The only way total output of useful stuff would be bigger with 8 (or 16) % of GDP to financial services is if these extra 5 (or 10) % would decrease various market failures to the same or a greater extent. I haven’t seen anyone that even tried to argue that that is the case – but I would love it if someone could direct me toward a source that did.

Cliff April 4, 2011 at 3:01 pm

But it’s not a zero-sum game, right? By your logic we should reduce finance to 0% of GDP. Surely finance has some value or people would not be so willing to pay for it?

dave April 4, 2011 at 6:31 pm

Some does not equal all, it may not even equal most.

Nemi April 6, 2011 at 5:07 am

I didn’t say that it was a zero-sum game.

If we would spend one percent of GDP on finance, I´m rather confident in that it would increase the efficiency of the remaining economy by more than one percent. Given the imperfections of the real world (compared to the Arrow–Debreu–McKenzie world), I wouldn’t be surprised if one percent to finance would be to little.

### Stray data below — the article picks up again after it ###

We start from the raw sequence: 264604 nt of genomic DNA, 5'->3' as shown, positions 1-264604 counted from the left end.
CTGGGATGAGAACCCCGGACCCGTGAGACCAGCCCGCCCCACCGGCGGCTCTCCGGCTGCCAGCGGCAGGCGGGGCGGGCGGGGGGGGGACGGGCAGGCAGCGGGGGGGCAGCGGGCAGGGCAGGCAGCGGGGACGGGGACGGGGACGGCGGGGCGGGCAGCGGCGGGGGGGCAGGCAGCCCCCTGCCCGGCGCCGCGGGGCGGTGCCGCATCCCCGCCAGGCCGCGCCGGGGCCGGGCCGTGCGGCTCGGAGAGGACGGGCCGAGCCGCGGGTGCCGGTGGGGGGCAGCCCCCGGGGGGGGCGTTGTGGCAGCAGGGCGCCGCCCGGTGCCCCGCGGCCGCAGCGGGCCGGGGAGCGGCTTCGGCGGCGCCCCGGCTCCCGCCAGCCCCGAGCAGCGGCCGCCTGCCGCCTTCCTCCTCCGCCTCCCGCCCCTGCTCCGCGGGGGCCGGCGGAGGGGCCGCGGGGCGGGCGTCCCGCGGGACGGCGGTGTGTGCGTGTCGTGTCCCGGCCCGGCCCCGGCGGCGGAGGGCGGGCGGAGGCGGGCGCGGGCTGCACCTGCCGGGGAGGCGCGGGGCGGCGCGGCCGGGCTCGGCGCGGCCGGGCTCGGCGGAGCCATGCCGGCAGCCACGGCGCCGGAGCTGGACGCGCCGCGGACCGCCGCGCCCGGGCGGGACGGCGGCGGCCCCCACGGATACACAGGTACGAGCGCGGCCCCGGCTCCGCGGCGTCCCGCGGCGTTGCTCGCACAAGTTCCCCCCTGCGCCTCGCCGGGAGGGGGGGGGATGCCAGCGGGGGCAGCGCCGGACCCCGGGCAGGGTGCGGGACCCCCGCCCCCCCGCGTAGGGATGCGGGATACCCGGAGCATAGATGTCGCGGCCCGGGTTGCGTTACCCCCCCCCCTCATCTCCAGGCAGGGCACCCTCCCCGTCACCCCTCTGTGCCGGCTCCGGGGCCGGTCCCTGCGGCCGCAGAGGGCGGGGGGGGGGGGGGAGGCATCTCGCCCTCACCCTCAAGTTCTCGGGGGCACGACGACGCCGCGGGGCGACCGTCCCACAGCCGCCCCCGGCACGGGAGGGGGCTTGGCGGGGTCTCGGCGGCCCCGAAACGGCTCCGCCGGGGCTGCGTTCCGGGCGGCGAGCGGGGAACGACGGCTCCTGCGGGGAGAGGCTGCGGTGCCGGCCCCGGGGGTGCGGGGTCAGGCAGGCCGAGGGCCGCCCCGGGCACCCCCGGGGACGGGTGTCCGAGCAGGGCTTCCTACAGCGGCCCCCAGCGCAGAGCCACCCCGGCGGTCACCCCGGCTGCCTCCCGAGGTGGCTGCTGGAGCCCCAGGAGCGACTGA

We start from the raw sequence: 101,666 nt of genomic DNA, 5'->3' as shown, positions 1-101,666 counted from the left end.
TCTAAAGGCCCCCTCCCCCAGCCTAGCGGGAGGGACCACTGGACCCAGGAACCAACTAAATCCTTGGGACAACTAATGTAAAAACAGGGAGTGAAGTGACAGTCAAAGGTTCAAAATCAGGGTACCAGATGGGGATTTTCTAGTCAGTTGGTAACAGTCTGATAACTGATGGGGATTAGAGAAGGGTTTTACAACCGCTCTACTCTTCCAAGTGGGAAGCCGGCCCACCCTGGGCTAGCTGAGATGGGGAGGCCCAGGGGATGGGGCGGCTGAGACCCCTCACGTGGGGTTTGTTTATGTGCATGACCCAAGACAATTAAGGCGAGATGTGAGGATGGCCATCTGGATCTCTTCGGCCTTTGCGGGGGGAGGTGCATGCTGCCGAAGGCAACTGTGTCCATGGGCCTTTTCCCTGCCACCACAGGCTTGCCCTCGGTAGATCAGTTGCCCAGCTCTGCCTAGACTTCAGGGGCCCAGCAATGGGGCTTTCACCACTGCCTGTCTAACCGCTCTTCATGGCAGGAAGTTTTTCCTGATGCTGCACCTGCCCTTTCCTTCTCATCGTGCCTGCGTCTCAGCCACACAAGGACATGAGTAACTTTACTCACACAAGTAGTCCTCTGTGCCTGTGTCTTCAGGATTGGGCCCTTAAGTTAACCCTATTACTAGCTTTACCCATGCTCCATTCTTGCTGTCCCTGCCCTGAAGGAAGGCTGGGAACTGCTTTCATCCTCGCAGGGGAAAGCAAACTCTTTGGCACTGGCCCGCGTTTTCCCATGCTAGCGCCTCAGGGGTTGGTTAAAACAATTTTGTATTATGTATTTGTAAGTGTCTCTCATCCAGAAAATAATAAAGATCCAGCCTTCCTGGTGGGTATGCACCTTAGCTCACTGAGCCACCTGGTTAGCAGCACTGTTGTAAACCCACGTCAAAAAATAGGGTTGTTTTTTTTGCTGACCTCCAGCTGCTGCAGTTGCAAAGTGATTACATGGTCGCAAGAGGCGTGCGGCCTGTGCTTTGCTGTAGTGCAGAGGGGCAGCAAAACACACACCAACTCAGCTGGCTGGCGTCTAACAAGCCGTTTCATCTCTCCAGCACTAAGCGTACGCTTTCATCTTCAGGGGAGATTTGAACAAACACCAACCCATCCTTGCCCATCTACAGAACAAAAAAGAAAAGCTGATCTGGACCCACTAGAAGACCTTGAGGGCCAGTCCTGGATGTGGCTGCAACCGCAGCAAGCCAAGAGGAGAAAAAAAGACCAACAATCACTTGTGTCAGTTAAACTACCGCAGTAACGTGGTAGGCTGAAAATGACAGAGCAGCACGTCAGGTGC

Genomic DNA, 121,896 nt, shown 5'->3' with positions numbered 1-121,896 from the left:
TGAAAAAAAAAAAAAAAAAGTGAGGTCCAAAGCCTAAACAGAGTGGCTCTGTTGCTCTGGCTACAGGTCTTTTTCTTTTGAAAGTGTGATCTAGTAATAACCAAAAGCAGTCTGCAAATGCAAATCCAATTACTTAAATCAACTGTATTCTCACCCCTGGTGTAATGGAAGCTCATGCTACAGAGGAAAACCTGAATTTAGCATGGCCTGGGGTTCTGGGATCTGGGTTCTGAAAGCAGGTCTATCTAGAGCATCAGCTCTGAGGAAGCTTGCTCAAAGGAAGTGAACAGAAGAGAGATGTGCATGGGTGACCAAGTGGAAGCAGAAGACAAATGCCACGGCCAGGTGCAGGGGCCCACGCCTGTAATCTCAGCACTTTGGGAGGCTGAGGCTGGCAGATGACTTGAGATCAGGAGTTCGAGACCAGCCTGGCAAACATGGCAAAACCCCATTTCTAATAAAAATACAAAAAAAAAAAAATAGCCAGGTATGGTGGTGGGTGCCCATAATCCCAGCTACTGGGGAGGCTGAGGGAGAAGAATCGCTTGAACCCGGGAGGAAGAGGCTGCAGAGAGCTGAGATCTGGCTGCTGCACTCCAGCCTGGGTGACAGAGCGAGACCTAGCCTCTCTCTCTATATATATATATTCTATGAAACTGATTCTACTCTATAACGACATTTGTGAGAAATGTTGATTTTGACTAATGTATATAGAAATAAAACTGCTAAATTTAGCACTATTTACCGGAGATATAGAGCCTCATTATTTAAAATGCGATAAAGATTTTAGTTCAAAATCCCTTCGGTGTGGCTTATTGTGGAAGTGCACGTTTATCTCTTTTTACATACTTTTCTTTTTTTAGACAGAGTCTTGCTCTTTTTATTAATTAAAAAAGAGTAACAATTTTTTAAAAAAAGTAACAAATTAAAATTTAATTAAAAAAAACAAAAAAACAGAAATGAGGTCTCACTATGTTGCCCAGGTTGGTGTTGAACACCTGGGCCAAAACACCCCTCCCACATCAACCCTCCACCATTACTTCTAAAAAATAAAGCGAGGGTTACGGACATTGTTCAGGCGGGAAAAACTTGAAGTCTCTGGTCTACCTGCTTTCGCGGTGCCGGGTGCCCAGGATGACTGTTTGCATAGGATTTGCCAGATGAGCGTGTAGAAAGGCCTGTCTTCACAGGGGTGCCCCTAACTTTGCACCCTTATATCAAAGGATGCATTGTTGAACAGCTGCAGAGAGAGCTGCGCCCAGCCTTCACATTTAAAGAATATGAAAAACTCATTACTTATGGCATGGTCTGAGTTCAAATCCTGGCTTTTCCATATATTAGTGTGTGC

If we spend eight percent, I can´t imagine that it will increase the efficiency of the real economy by more than eight percent. I just can’t imagine in what way that would be achieved, but would love to see someone trying to make the case.

charlie April 4, 2011 at 8:33 pm

hmm..breton woods people…only product the US makes of any value is the US dollar….

Jack April 4, 2011 at 9:50 am

The plot also seems consistent with a simple increasing, concave function. Over time, low-hanging fruit are picked, and there is a gradual slowdown. This would be less arbitrary than the 1973-74 break. Both approaches would suggest we’re reaching a plateau.

Nigel April 4, 2011 at 10:08 am

Energy prices ?
There’s a similar discontinuity in the early 70s.
http://en.wikipedia.org/wiki/File:Oil_Prices_1861_2007.svg

Frank April 4, 2011 at 11:18 am

Excellent point!

IVV April 4, 2011 at 12:15 pm

Actually, I also like the late-90s Information Revolution uptick.

Clark April 4, 2011 at 5:32 pm

With a corresponding lapse around the time of the aftermath of 9/11 and the housing bubble. Had neither of those occurred one might say we’d be doing quite well. Maybe not increasing at the 1947 rate but about halfway between that explosion and the stagnation of the 70′s and 80′s.